Post Q2 Report Action
As we previously reported, the Q2 quarterly results were “mixed”:
- Revenue matched expectation, a positive for Wall Street;
- Earning losses were higher than anticipated, a negative, but for a company like Tesla, where the stock price is based on future expectations, the earning numbers are really not what counts;
- Slightly increasing gross margins, a positive;
- Practically zero ZEV credits for the quarter, a negative;
- Production and demand on track to support 50,000 deliveries in 2H 2016, a positive;
- Lower production numbers than previously anticipated, a negative.
When you have such a mix of positives and negatives, it is fairly normal for traders to have a “subdued” response, unlike the usually wild responses to results that are big misses or big beats on expectations.
Accordingly, this time around the technical response of the stock market to last week’s Tesla Q2 2016 report has been “muted.” The stock has been in “compression” (a horizontal back and forth) since the report, staying in the $225-$230 range, but overall 12-month Analyst Price Targets have actually decreased with the average dropping from $277 to $244.
Looking at more details of the reactions to the report, this is a small sample from Top Analysts, noting that none of them changed their position.
Alexander Potter of Piper Jaffray says “Teslas untouchable brand helps investors look past million-dollar losses.”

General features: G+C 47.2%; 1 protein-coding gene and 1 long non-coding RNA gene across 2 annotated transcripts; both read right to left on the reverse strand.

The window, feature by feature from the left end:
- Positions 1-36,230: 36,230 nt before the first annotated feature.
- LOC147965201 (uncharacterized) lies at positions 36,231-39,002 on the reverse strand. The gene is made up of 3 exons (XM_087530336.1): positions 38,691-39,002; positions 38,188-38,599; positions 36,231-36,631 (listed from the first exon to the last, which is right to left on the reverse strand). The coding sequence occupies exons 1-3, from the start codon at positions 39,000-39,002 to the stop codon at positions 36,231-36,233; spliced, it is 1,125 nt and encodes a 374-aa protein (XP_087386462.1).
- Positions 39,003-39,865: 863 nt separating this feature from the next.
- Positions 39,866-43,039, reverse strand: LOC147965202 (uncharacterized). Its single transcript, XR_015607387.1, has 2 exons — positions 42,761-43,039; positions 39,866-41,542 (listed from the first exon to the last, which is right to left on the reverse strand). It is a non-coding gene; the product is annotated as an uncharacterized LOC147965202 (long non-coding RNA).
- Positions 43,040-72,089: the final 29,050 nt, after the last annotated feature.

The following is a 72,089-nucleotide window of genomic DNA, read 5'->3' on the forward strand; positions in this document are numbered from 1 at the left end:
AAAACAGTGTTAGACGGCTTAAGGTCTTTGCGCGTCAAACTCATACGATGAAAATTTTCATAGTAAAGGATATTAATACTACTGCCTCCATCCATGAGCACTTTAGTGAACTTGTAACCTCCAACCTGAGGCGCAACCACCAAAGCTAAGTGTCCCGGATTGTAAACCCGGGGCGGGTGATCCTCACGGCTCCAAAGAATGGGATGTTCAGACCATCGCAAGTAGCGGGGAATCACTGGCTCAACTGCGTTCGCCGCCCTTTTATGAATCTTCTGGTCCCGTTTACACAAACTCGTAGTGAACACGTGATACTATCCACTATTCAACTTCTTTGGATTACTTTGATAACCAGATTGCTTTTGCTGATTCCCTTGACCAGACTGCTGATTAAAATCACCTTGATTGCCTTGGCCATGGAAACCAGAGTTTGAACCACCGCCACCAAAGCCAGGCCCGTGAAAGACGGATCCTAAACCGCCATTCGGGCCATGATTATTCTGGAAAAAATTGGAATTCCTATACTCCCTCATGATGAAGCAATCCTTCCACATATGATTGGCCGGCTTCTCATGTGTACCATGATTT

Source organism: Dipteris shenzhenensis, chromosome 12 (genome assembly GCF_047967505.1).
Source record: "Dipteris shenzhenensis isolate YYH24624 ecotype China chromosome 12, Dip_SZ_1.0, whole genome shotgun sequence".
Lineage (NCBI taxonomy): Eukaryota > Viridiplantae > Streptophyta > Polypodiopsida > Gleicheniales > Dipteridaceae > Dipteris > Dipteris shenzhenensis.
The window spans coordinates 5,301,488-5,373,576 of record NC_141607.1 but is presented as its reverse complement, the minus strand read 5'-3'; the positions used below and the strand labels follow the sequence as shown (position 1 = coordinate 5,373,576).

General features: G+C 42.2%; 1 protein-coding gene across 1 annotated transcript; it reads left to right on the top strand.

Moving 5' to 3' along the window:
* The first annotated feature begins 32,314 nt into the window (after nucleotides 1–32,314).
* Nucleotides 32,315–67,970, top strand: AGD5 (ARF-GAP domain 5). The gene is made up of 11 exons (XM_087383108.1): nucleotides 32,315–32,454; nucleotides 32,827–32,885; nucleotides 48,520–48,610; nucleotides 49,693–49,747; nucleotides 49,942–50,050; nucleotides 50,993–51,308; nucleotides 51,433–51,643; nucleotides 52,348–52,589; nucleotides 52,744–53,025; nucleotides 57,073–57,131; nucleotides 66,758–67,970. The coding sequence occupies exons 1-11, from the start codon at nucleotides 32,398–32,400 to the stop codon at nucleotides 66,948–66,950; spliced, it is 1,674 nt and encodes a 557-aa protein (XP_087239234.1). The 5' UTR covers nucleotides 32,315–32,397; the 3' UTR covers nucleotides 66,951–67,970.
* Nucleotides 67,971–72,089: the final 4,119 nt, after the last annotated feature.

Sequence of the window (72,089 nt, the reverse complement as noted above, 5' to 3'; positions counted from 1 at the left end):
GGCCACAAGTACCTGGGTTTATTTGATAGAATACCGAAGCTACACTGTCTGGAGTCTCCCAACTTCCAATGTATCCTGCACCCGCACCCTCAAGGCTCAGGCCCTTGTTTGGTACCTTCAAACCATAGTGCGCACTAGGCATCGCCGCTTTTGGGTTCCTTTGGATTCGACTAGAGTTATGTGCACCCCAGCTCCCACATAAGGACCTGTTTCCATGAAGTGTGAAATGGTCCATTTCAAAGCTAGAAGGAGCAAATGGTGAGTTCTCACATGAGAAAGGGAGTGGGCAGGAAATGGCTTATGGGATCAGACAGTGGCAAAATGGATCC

“It’s hard to recommend a cash-burning company with such an uncertain outlook,” said Potter, who reiterated a neutral rating and $223 price target on the stock. But consumers and investors still seem captivated by Tesla’s products, said Potter. And as long as the company “retains this aura,” its stock multiple will “probably stay buoyant,” he said.
Brad Erickson of Pacific Crest says “The risks still outweigh the rewards.”
“Brad rattled off a number of challenges Tesla still needs to tackle in a note to clients. But he reiterated a sector weight rating on the stock, said Tesla’s cash burn wasn’t as bad as expected during the quarter, and maintained the belief that the company’s longer-term vision is “second to none.”
Ben Kallo of Robert W. Baird says “Focus [is] on Tesla (TSLA) Production Ramp and Long Term Goals, Not Q2 Miss.”
Kallo commented, “Q2 revenue was in line with our estimate, but TSLA missed on EPS with higher-than-expected OPEX. Additionally, gross margin missed consensus estimates and was pressured during the quarter with the Model S refresh and X ramp, but automotive gross margin improved sequentially, which was better than we expected. Importantly, TSLA reaffirmed its 2H:16 delivery target of ~50k vehicles, expects margins to ramp in 2H:16 given higher manufacturing efficiency, and the Model 3 remains on track for 2H:17 production.”
Kallo also covers SolarCity (SCTY) and he commented that “Although SCTY has a 45-day go-shop period which could provide additional upside, we believe it is highly likely the TSLA and SCTY merger will go through, and we are moving to the sidelines.”